Nike Missile Base BA-79, Maryland
GRANITE NIKE MISSILE BASE BA-79
Just North of the historic quarrying community of Granite in Baltimore County, Maryland lies a field of abandoned radar towers, military barracks, and other buildings surrounded by chain link fencing and guarded by an empty sentry box. About a mile further north, a state police training agency occupies similar but refurbished barracks, parking cars and equipment atop cavernous underground magazines that once held nuclear-armed missiles and young Army and National Guard troops ready to launch them to defend against Soviet air and missile attack. Like hundreds of other rural and urban communities throughout the fifty states, Granite was host to an active Nike Missile Base for two and a half decades beginning in the early 1950s.
Planning for the Cold War defense of Baltimore and other U.S. cities began in 1951. Ninety-millimeter antiaircraft gun units took positions around the city in 1952, and were soon staffed by a combination of regular Army and National Guard troops. During 1953 the new Nike Ajax, a liquid-fueled surface-to-air missile with conventional explosive warhead began to replace the regular guns. Temporary field radars and support facilities were replaced by elaborate target acquisition and control radars, and mobile launchers gave way to permanent launch facilities with large underground magazines, missile assembly and warhead buildings, and troop support facilities.
By the end of 1954 the newly completed site BA-79 at Granite opened. In early 1958 the Army began replacing the Nike-Ajax with nuclear-armed solid-fueled Nike-Hercules missiles. Since regular Army retained control over nuclear weapons, National Guard troops staffed the Ajax while Army staffed the Hercules. By 1960 National Guard troops had assumed control of all Ajax missiles in Maryland. In March 1963 Granite became the first National Guard battalion to assume operational control of the nuclear warhead-equipped Nike Hercules missiles. Ajax was then phased out, and the National Guard assumed greater operational control of the system. Through the tense years of the 1960s, hundreds of troops resided at each of the Nike sites, keeping the control and tracking systems operating at the integrated fire control sites and the missiles and warheads ready to fire at the companion launch sites.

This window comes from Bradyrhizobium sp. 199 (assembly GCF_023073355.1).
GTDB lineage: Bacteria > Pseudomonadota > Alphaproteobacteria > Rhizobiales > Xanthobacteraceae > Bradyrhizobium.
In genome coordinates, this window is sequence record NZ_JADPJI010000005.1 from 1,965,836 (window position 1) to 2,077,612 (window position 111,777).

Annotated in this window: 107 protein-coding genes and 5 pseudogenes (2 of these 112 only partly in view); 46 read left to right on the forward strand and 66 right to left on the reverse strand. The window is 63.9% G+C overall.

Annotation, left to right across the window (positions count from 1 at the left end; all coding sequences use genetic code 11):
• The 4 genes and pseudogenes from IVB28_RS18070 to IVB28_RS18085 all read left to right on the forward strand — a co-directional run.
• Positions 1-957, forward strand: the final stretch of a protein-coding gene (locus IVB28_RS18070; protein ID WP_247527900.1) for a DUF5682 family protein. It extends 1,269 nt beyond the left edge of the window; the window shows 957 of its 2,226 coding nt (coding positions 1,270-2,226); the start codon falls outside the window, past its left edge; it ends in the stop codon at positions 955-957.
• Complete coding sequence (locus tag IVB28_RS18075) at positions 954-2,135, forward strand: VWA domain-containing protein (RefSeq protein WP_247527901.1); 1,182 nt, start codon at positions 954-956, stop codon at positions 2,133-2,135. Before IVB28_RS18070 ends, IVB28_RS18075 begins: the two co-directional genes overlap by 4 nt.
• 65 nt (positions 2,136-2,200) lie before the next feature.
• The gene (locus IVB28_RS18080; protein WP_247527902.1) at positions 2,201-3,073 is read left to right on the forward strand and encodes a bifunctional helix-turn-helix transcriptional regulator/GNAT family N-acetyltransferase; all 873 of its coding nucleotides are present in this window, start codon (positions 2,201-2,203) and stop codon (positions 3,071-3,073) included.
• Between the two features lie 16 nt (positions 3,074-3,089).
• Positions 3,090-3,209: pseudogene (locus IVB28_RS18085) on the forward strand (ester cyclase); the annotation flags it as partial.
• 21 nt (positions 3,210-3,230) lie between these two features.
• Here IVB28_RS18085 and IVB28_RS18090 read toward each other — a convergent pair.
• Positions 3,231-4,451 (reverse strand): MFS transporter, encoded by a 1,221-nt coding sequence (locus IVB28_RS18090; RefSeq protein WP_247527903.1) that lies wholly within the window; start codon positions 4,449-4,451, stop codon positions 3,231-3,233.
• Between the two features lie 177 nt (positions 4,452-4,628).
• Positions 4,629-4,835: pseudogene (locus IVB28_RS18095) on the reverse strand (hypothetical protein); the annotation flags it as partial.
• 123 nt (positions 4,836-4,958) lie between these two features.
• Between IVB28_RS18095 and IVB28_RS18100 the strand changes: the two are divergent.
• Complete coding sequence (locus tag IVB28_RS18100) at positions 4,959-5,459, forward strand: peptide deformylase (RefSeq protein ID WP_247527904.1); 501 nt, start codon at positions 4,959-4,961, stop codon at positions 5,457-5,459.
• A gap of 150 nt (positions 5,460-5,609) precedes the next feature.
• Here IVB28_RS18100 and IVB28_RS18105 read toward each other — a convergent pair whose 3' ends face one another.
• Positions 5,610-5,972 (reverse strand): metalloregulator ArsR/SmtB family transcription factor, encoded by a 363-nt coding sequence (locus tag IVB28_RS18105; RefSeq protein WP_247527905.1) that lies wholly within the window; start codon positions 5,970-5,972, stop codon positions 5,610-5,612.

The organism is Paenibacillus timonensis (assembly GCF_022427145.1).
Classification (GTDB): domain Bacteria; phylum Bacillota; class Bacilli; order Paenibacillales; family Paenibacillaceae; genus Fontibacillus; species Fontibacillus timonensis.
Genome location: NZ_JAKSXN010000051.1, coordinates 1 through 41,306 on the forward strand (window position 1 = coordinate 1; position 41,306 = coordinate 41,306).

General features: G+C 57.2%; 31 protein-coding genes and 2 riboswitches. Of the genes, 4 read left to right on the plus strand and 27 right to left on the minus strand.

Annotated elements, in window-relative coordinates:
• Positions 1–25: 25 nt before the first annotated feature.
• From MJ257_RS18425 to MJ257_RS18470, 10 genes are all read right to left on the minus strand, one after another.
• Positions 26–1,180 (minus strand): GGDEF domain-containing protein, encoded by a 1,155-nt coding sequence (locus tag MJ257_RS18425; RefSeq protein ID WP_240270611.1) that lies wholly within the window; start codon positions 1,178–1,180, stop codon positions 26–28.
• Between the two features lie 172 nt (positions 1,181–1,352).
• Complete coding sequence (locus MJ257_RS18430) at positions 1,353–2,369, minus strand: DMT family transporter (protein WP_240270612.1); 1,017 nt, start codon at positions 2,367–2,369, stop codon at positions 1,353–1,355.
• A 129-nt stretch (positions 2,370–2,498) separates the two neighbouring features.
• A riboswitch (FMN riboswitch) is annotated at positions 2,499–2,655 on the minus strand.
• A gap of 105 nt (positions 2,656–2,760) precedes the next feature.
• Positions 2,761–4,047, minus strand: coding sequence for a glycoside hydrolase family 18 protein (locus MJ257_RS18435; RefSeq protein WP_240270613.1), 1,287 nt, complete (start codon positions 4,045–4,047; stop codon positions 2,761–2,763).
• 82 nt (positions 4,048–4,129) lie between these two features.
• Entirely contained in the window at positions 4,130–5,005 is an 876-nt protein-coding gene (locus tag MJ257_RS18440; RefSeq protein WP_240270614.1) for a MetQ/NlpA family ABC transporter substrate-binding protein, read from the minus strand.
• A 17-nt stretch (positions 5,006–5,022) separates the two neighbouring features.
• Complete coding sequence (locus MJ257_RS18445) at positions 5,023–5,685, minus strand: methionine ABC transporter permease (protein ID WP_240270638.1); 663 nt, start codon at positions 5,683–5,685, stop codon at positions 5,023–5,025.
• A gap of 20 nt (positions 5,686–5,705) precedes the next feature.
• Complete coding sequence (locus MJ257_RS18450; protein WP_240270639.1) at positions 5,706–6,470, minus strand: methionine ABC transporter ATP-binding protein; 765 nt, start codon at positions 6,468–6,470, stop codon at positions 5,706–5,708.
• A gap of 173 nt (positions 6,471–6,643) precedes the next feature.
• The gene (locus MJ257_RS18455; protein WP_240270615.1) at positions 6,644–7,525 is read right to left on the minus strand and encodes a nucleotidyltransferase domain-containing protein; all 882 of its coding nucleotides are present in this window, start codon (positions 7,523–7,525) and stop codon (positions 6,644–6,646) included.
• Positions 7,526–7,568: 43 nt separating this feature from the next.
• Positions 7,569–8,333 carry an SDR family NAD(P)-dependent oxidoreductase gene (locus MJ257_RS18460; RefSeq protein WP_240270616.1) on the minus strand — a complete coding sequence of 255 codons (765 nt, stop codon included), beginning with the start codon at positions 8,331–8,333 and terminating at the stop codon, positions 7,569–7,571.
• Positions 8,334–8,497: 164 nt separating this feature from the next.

In 1972 the Strategic Arms Limitation Treaty banned anti-ballistic missile defense systems like Nike. By April 1974 the entire Washington-Baltimore-Norfolk Defense Area was deactivated, and in August of that year the National Guard converted the Granite Integrated Fire Control Site into a conventional armory. The launch site became the Maryland Police and Correctional Training Commission facility.
Supported by the Granite Historical Society, the Baltimore County Historical Trust, and the University of Maryland Baltimore County Department of History, Project Director and Granite resident Dr. Joseph N. Tatarewicz and a team of graduate student researchers conducted library, internet and archival research, recorded oral history interviews with participants, and performed cultural resources surveys of both sites during 19982000, documenting the state of preservation of all remaining structures through video tape and still photography.
Magazine and Hatch
Looking down the hatch.
Door at the bottom of entrance stairwell.
Radar Towers. HIPAR radar tower is the one on the right.